Of course, this is what P&G has done historically as well, he adds. "But we want this level of discontinuity to become the standard in every part of the company, all the time."
Creating a global company also means the company will look at product launches in a different way, an approach that it will roll out in July. Dryel, a home dry-cleaning product, and Swiffer, a sweeper cloth, will be launched in North America in July, and in Europe and Canada by October.
"The Dryel and Swiffer introductions mark the creation of two new-to- the-world categories with tremendous growth potential around the globe," said Mr Jager when the idea was unveiled earlier this month. Traditionally, the company would have tested each separately, beginning in the US market, changing packaging and perhaps name along with the marketing strategy. Mr Jager said of Febreze, a fabric freshener: "We focused principally on the US business in large part, because it was developed and funded in the US. But what if we had taken a global view of this product from the start? What if we had truly understood the global upside of this business and had developed launch plans specifically designed to go after that upside right out of the gate? A much more stretching vision."
The company is facing pressures from numerous sources that have pushed it towards radical solutions. Two years ago it promised investors that by 2006 it would double sales to $70bn (pounds 44bn), which based on an average growth rate of 8 per cent, did not look impossible. But in 1997 sales were up just 1 per cent, and in 1998 they grew at 4 per cent. Volume is flat this year. Sagging growth in some of its best overseas markets has not helped, and nor has the strong dollar.
But Unilever, its Anglo-Dutch competitor, has established strong, entrenched positions in South Asia and Africa. Unilever has had a run of new product launches and, with Niall Fitzgerald at the helm, has proved an agile and inventive competitor. Unilever has already been through a costly restructuring. And then, of course, there is Crest.
Colgate-Palmolive created Colgate Total as a new, catch-all weapon in the war for the nation's mouth and seized 30 per cent of the market by the end of last year. P&G explained its loss of toothmug hegemony by accusing CP of cutting corners in its efforts to win approval for the product in clinical trials: an accusation it later retracted.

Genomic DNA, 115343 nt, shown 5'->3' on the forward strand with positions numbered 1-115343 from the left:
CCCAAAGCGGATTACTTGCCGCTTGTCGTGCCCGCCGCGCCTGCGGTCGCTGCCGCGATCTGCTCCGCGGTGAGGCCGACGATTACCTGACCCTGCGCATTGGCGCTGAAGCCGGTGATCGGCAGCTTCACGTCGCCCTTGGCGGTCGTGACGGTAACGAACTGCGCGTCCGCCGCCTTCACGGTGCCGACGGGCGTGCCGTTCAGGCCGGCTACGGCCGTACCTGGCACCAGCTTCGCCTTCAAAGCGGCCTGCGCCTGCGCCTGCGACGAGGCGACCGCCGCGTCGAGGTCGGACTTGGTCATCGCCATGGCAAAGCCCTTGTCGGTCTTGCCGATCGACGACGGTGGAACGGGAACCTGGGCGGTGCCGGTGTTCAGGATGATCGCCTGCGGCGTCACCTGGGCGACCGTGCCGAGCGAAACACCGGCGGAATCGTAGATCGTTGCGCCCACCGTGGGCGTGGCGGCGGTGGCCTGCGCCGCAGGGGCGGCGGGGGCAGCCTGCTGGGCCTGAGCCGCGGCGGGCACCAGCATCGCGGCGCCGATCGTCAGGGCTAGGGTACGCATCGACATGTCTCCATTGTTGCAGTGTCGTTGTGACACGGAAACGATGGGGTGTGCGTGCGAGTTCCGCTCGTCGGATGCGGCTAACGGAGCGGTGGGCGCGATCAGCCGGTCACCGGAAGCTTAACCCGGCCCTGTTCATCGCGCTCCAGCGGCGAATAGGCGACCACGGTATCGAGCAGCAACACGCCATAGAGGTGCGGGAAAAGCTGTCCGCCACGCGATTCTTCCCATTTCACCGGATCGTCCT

The more alarming truth is that P&G seems to have been left behind. That will not happen again if Mr Jager has his way. His restructuring of the company is not just aimed at changing organisation but also mentality, and the tricky area of corporate culture.
P&G has often been regarded as a supremely effective company, but one that is hidebound, its employees mocked as "Proctoids", its methods summed up by the company's carefully documented "Current Best Approaches". Mr Jager has little patience with all this. "At P&G, we tend to put people into a P&G box, a Proctoid box, where certain behaviours, and institutionalised ways of acting, are accepted," he told the Cincinnati Enquirer last year.
"I don't believe in all that at all. We need diversity in style, we need diversity in content... and we have to move from trying to institutionalise certain dogmas within the company."
The fact that he had to explain this - and in the company's local paper - shows there are risks in his approach. Some analysts report unhappiness at corporate headquarters - a concern that the baby will get thrown out with the bathwater. Good science, good marketing practice, well-founded approaches to business management, that have stood the company in good stead for a century and a half.
But many staff are happy to see change - and new opportunities - in the reshuffle.
A Life with P&G
NAME: ONDURK I. JAGER
President and Chief Executive
RESIDENCE: Cincinnati, Ohio, United States
DATE OF BIRTH: April 30, 1943
PLACE: Haskerland, The Netherlands
EDUCATION: Erasmus University, Rotterdam.
POSITIONS HELD AND DATES:1970 - Assistant Brand Manager; Brand Manager, The Netherlands 1975 - Assistant Brand Manager; Brand Manager, U.S.A.1976 - Brand Promotion Manager, The Netherlands1980 - Brand Promotion Manager, Austria1981 - Country Manager, Austria1982 - Advertising (Marketing) Manager, Japan1985 - General Manager, Japan1986 - Division Manager-Japan1987 - Vice-President-Japan1988 - Group Vice- President (Far East and Asia Pacific Divisions)1989 - Member, Board of Directors1990 - Executive Vice-President (Soap, Chemicals, Health Care and BeautyCareDivisions)1991 - Executive Vice-President (U.S. Business)1995 - President and Chief Operating Officer, The Procter & Gamble Company1999 - President and Chief Executive (Effective 1/1/99)1999 - Chairman of the Board and Chief Executive (Effective 9/1/99)Reuse content